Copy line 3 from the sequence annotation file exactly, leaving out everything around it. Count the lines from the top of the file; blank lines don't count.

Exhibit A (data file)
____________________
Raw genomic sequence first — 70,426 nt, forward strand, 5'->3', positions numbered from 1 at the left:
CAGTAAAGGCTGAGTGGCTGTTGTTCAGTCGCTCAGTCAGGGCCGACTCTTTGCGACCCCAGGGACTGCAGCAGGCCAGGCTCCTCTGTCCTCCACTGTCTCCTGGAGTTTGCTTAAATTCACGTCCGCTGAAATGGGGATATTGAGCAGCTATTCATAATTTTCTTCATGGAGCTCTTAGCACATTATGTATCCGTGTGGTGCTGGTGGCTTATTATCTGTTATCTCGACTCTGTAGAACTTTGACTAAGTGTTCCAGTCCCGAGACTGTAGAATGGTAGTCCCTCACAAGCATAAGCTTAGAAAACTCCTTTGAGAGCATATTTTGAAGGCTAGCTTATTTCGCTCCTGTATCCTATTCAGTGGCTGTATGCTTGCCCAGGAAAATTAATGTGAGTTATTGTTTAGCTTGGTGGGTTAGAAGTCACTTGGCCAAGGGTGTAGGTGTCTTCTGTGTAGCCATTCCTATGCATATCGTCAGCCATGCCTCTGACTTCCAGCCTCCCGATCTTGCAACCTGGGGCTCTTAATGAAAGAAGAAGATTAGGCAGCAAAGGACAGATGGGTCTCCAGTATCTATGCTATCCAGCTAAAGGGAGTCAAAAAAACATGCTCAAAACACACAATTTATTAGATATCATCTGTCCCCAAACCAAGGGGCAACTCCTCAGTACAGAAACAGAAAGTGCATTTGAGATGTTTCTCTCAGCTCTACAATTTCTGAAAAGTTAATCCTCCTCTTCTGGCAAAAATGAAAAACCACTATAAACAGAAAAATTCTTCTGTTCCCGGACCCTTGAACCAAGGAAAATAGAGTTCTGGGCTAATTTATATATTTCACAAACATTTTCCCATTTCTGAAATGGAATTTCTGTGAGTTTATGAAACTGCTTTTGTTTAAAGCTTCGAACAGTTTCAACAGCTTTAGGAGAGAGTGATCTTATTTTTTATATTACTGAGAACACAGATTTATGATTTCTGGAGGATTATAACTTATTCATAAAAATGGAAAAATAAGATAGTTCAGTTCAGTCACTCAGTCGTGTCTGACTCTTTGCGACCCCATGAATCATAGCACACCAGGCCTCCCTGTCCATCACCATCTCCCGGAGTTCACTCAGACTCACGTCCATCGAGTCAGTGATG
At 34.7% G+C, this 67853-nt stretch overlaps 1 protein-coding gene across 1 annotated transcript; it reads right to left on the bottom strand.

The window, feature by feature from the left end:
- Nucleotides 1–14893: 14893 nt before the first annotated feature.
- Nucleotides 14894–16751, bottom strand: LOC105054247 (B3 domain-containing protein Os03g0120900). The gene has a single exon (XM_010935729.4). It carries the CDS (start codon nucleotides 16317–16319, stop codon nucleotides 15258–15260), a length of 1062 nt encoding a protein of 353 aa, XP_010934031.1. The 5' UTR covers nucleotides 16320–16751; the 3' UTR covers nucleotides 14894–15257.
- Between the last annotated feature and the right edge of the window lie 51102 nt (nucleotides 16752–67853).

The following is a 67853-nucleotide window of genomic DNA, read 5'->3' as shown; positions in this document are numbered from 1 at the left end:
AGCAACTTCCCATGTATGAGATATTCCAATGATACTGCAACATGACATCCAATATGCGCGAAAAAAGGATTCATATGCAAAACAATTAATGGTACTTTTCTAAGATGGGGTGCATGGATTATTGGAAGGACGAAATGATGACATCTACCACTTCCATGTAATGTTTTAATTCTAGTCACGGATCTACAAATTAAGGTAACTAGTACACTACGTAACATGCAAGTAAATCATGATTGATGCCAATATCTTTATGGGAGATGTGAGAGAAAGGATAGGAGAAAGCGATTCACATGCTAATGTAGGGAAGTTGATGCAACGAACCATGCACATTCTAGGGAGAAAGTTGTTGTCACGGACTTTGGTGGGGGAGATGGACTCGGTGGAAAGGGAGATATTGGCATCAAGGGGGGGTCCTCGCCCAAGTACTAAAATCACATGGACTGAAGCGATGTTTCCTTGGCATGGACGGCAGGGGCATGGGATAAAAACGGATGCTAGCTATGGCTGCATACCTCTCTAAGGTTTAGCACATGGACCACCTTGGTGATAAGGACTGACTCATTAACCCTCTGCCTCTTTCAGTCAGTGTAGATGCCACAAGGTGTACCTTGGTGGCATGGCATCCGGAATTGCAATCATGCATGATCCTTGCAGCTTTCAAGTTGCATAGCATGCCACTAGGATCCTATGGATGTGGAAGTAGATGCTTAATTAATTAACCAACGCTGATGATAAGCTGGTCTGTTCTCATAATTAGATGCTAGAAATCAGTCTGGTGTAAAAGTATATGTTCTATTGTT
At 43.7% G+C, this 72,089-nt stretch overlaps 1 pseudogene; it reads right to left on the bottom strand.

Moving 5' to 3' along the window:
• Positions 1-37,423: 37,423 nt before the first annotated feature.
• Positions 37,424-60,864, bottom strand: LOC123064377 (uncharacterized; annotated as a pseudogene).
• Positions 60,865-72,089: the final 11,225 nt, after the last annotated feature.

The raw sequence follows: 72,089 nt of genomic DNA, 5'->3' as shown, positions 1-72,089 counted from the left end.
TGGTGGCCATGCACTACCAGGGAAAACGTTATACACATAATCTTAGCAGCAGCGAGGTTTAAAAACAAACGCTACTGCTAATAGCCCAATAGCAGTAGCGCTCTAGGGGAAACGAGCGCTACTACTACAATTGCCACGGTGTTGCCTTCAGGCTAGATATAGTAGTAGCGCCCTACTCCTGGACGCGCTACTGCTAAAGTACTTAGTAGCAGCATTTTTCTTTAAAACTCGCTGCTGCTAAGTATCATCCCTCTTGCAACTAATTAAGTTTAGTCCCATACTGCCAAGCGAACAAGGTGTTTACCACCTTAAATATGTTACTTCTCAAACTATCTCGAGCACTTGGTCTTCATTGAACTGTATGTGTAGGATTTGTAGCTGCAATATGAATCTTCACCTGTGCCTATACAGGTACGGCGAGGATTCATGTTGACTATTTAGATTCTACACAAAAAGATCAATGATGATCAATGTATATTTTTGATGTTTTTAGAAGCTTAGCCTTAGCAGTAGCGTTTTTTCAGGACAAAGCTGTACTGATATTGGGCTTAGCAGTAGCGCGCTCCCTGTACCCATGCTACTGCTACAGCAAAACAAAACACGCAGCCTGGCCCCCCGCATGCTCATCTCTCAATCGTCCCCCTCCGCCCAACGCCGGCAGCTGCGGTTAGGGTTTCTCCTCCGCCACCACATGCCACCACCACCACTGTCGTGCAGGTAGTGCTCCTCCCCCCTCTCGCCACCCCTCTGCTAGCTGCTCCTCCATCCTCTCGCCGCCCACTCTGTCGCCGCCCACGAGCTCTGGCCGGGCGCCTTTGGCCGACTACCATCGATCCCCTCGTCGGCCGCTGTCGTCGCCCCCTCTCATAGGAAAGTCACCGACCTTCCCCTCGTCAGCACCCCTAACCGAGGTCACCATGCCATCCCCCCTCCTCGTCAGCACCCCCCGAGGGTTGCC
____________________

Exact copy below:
At 34.7% G+C, this 67853-nt stretch overlaps 1 protein-coding gene across 1 annotated transcript; it reads right to left on the bottom strand.